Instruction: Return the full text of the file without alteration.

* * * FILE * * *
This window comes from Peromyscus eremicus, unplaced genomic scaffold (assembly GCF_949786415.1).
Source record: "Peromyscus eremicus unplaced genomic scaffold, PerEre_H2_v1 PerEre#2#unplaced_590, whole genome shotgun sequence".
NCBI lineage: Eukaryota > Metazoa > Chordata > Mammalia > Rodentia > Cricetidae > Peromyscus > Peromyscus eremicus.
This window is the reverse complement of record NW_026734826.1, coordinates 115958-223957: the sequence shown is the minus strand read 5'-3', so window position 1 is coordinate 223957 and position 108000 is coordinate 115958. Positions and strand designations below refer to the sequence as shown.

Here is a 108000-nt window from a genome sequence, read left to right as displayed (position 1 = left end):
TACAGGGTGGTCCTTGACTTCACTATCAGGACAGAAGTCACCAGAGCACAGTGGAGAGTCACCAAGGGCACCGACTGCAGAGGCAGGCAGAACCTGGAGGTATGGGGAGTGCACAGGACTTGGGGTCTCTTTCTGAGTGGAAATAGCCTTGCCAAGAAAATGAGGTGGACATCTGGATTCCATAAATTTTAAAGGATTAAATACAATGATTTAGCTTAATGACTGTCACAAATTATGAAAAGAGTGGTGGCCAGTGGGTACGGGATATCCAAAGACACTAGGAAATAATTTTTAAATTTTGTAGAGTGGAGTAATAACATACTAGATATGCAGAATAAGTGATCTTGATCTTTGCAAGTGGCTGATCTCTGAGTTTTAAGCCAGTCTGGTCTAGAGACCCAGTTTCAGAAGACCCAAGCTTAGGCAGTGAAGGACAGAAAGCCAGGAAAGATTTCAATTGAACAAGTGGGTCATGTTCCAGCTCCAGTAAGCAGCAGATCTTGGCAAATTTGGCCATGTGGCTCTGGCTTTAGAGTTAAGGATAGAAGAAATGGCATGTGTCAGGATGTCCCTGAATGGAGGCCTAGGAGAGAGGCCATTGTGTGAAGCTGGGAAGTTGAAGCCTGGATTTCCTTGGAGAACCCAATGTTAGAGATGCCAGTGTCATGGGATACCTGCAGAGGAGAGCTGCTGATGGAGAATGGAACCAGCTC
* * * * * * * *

This window comes from Peromyscus eremicus, unplaced genomic scaffold (assembly GCF_949786415.1).
Source record: "Peromyscus eremicus unplaced genomic scaffold, PerEre_H2_v1 PerEre#2#unplaced_590, whole genome shotgun sequence".
NCBI lineage: Eukaryota > Metazoa > Chordata > Mammalia > Rodentia > Cricetidae > Peromyscus > Peromyscus eremicus.
This window is the reverse complement of record NW_026734826.1, coordinates 115958-223957: the sequence shown is the minus strand read 5'-3', so window position 1 is coordinate 223957 and position 108000 is coordinate 115958. Positions and strand designations below refer to the sequence as shown.

Here is a 108000-nt window from a genome sequence, read left to right as displayed (position 1 = left end):
TACAGGGTGGTCCTTGACTTCACTATCAGGACAGAAGTCACCAGAGCACAGTGGAGAGTCACCAAGGGCACCGACTGCAGAGGCAGGCAGAACCTGGAGGTATGGGGAGTGCACAGGACTTGGGGTCTCTTTCTGAGTGGAAATAGCCTTGCCAAGAAAATGAGGTGGACATCTGGATTCCATAAATTTTAAAGGATTAAATACAATGATTTAGCTTAATGACTGTCACAAATTATGAAAAGAGTGGTGGCCAGTGGGTACGGGATATCCAAAGACACTAGGAAATAATTTTTAAATTTTGTAGAGTGGAGTAATAACATACTAGATATGCAGAATAAGTGATCTTGATCTTTGCAAGTGGCTGATCTCTGAGTTTTAAGCCAGTCTGGTCTAGAGACCCAGTTTCAGAAGACCCAAGCTTAGGCAGTGAAGGACAGAAAGCCAGGAAAGATTTCAATTGAACAAGTGGGTCATGTTCCAGCTCCAGTAAGCAGCAGATCTTGGCAAATTTGGCCATGTGGCTCTGGCTTTAGAGTTAAGGATAGAAGAAATGGCATGTGTCAGGATGTCCCTGAATGGAGGCCTAGGAGAGAGGCCATTGTGTGAAGCTGGGAAGTTGAAGCCTGGATTTCCTTGGAGAACCCAATGTTAGAGATGCCAGTGTCATGGGATACCTGCAGAGGAGAGCTGCTGATGGAGAATGGAACCAGCTC